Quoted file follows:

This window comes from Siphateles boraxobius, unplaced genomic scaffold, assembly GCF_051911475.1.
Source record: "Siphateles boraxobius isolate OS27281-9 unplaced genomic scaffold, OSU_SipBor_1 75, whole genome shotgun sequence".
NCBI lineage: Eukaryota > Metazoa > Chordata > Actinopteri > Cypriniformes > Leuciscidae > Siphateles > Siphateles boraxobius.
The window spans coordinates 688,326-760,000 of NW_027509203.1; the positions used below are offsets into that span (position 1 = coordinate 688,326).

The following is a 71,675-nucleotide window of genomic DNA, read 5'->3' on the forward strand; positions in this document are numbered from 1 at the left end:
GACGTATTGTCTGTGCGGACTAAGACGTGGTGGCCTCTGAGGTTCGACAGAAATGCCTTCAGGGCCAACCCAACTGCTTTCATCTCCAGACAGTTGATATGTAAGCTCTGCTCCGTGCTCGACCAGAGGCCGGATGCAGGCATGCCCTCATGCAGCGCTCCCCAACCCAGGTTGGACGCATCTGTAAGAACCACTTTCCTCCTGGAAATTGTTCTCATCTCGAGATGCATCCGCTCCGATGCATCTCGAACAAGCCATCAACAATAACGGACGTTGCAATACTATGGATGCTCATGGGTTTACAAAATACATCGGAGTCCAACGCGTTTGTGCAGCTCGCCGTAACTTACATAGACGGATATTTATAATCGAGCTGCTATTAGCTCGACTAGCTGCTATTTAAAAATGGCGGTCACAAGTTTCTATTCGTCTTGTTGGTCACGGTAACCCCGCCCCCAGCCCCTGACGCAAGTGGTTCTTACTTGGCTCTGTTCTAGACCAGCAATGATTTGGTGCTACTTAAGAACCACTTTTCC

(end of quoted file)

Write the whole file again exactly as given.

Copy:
This window comes from Siphateles boraxobius, unplaced genomic scaffold, assembly GCF_051911475.1.
Source record: "Siphateles boraxobius isolate OS27281-9 unplaced genomic scaffold, OSU_SipBor_1 75, whole genome shotgun sequence".
NCBI lineage: Eukaryota > Metazoa > Chordata > Actinopteri > Cypriniformes > Leuciscidae > Siphateles > Siphateles boraxobius.
The window spans coordinates 688,326-760,000 of NW_027509203.1; the positions used below are offsets into that span (position 1 = coordinate 688,326).

The following is a 71,675-nucleotide window of genomic DNA, read 5'->3' on the forward strand; positions in this document are numbered from 1 at the left end:
GACGTATTGTCTGTGCGGACTAAGACGTGGTGGCCTCTGAGGTTCGACAGAAATGCCTTCAGGGCCAACCCAACTGCTTTCATCTCCAGACAGTTGATATGTAAGCTCTGCTCCGTGCTCGACCAGAGGCCGGATGCAGGCATGCCCTCATGCAGCGCTCCCCAACCCAGGTTGGACGCATCTGTAAGAACCACTTTCCTCCTGGAAATTGTTCTCATCTCGAGATGCATCCGCTCCGATGCATCTCGAACAAGCCATCAACAATAACGGACGTTGCAATACTATGGATGCTCATGGGTTTACAAAATACATCGGAGTCCAACGCGTTTGTGCAGCTCGCCGTAACTTACATAGACGGATATTTATAATCGAGCTGCTATTAGCTCGACTAGCTGCTATTTAAAAATGGCGGTCACAAGTTTCTATTCGTCTTGTTGGTCACGGTAACCCCGCCCCCAGCCCCTGACGCAAGTGGTTCTTACTTGGCTCTGTTCTAGACCAGCAATGATTTGGTGCTACTTAAGAACCACTTTTCC